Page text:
Many prostate tumors grow so slowly that they never need treatment because they never become dangerous. In such cases, doctors recommend continued observation, called “active surveillance.” In this way, men diagnosed with low-risk cancer get regular checkups, delay treatment and avoid side effects that might include impotence and incontinence.
Some autopsy studies demonstrate slow growth dramatically. They show that older men who died of other causes also had prostate cancer that never affected them during their lives. Neither they nor their doctors even knew they had it.
Two common screening tests are the digital rectal examination, called DRE, and the PSA blood test. Sometimes a doctor can feel a tumor, or enlargement of the prostate, during a manual DRE. The PSA test is a blood test that measures a man’s level of prostate-specific antigens. An abnormally high PSA indicates that cancer might be growing.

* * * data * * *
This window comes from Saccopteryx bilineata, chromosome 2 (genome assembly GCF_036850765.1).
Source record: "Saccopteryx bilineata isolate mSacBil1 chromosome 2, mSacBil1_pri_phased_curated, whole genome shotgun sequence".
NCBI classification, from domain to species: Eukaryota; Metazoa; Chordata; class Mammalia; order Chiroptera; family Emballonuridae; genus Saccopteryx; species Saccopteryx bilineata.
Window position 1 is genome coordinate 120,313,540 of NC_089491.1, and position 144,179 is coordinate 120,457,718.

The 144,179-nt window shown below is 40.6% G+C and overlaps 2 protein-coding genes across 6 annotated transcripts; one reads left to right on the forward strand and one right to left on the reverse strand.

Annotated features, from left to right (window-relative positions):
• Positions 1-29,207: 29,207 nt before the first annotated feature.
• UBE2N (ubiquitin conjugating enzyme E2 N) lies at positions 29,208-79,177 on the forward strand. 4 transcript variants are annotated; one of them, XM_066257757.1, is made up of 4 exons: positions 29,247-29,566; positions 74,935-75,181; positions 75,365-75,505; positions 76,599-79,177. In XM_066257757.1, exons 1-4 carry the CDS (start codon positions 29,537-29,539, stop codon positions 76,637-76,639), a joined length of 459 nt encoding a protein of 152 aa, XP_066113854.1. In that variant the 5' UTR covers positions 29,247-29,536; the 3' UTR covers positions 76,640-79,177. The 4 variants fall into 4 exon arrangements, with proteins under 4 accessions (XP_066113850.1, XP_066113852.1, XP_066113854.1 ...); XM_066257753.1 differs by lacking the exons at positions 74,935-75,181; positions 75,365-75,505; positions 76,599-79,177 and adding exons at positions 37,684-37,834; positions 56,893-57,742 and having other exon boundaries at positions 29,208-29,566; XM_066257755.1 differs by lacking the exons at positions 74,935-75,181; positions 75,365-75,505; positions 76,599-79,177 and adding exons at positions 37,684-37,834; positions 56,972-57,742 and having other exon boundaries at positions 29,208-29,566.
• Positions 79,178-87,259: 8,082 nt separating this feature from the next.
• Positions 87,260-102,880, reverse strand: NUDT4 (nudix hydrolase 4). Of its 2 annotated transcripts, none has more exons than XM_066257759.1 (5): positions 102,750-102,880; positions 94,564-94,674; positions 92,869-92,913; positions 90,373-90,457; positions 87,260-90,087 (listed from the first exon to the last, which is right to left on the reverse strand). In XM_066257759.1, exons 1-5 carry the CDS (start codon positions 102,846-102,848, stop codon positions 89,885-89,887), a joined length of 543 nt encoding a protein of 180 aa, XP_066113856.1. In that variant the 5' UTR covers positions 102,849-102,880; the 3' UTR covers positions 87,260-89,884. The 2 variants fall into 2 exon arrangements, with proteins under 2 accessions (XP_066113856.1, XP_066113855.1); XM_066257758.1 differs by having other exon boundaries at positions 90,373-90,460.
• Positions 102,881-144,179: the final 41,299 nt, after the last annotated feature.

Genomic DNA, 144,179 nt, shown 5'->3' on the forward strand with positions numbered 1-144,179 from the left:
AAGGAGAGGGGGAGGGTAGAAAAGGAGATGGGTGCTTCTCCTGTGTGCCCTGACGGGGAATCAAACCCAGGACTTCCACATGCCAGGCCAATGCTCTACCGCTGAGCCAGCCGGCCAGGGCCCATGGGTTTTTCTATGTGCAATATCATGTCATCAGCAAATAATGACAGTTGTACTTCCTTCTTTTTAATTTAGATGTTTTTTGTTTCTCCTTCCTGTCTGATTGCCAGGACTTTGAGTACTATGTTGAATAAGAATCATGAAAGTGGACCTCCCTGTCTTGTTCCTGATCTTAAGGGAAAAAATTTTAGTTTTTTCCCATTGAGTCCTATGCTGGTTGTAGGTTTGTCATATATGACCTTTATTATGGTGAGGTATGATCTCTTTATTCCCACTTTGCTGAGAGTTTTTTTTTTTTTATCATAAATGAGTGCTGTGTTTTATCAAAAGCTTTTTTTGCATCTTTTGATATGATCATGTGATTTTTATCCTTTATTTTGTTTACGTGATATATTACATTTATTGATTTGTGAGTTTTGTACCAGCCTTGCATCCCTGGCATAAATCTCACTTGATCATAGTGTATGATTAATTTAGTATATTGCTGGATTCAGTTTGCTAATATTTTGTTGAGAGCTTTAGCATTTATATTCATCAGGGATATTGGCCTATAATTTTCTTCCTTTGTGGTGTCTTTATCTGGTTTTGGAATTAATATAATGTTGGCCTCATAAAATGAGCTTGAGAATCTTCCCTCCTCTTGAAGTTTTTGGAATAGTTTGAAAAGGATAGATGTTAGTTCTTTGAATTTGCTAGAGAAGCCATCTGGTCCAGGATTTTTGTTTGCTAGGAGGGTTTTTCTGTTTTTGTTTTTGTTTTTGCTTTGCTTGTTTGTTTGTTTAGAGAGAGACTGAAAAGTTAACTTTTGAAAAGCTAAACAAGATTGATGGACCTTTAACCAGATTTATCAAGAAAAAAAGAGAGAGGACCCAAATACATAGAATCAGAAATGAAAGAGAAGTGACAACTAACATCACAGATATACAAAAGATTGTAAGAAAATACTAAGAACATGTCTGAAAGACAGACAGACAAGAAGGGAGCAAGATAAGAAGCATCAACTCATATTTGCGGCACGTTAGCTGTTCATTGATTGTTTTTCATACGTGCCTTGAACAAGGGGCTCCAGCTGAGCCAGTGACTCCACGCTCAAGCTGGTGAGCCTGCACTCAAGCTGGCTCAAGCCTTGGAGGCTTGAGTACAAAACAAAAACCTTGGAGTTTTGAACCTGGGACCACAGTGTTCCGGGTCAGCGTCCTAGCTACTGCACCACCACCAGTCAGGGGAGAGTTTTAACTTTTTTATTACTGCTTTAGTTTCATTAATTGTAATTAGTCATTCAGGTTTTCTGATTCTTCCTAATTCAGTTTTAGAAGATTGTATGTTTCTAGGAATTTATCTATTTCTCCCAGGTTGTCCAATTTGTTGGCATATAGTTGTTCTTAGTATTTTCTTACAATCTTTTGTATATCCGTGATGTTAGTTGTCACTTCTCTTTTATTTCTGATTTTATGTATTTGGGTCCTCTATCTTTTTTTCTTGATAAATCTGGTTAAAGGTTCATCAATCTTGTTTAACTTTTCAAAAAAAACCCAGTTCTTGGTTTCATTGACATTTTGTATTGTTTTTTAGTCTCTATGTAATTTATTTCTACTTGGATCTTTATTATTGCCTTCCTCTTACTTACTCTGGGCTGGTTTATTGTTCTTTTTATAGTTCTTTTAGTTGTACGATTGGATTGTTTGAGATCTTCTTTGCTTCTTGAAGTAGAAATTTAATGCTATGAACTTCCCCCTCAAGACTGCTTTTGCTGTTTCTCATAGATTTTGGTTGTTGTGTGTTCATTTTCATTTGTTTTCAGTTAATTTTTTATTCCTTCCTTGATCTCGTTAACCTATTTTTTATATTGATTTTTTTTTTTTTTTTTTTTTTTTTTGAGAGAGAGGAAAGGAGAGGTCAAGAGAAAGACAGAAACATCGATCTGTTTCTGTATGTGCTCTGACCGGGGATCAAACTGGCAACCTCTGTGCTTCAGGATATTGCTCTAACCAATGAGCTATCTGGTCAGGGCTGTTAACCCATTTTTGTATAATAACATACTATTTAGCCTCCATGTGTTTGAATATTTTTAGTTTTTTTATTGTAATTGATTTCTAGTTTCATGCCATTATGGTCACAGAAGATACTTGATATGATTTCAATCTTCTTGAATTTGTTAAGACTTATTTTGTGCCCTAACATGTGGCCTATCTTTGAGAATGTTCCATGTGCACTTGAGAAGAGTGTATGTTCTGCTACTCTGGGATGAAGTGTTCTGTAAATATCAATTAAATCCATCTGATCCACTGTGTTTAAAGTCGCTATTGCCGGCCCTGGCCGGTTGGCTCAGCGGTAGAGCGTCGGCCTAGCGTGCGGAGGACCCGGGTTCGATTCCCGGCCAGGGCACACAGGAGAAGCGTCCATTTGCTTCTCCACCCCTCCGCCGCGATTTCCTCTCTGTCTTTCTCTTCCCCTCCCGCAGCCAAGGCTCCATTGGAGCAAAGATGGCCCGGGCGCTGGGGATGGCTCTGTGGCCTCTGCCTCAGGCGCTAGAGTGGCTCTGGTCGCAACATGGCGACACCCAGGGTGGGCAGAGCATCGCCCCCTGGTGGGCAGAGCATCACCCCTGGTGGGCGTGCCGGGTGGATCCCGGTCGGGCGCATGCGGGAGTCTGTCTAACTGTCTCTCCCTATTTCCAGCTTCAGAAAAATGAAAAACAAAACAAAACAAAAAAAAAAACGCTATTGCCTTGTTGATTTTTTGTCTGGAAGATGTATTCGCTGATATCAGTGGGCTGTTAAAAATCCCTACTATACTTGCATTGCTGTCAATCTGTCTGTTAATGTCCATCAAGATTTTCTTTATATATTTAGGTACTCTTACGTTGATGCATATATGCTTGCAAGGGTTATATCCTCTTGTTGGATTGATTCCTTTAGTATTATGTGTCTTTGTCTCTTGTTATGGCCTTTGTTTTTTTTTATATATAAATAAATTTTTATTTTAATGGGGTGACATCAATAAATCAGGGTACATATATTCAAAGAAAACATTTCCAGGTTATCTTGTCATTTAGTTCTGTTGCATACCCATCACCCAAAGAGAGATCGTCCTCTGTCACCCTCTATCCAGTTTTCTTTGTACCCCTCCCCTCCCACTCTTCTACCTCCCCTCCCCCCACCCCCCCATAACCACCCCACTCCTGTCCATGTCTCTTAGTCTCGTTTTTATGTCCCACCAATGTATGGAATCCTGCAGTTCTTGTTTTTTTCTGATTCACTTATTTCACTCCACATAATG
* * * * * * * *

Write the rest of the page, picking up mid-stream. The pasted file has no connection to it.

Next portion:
Neither the DRE nor the PSA test alone is 100 percent accurate, so both are used together. If they both indicate cancer might be present, doctors do a biopsy. A biopsy is a surgery to remove a sample of the prostate to be tested in a laboratory.
A biopsy is currently the only way to know for certain if cancer is present.
“We’re lucky to have the PSA test,” Don believes. “It’s easy to be tested. I get a test every three months, which is fine unless you have a very aggressive type. It can be more dangerous if you have it in your family.” Medicaid and most insurance policies cover regular testing. Without insurance, tests cost about $50-$80, but many neighborhood clinics offer free or reduced-cost tests to men without insurance.
Some experts consider the PSA test to be too unreliable to use at all. PSA levels rise naturally as men age, and because of this, levels are always fluctuating, making them unpredictable. Like a car’s tire pressure that is always decreasing — yet rises and falls with hot weather or cold weather — if it’s not monitored regularly, there’s big trouble.
Ongoing research to save lives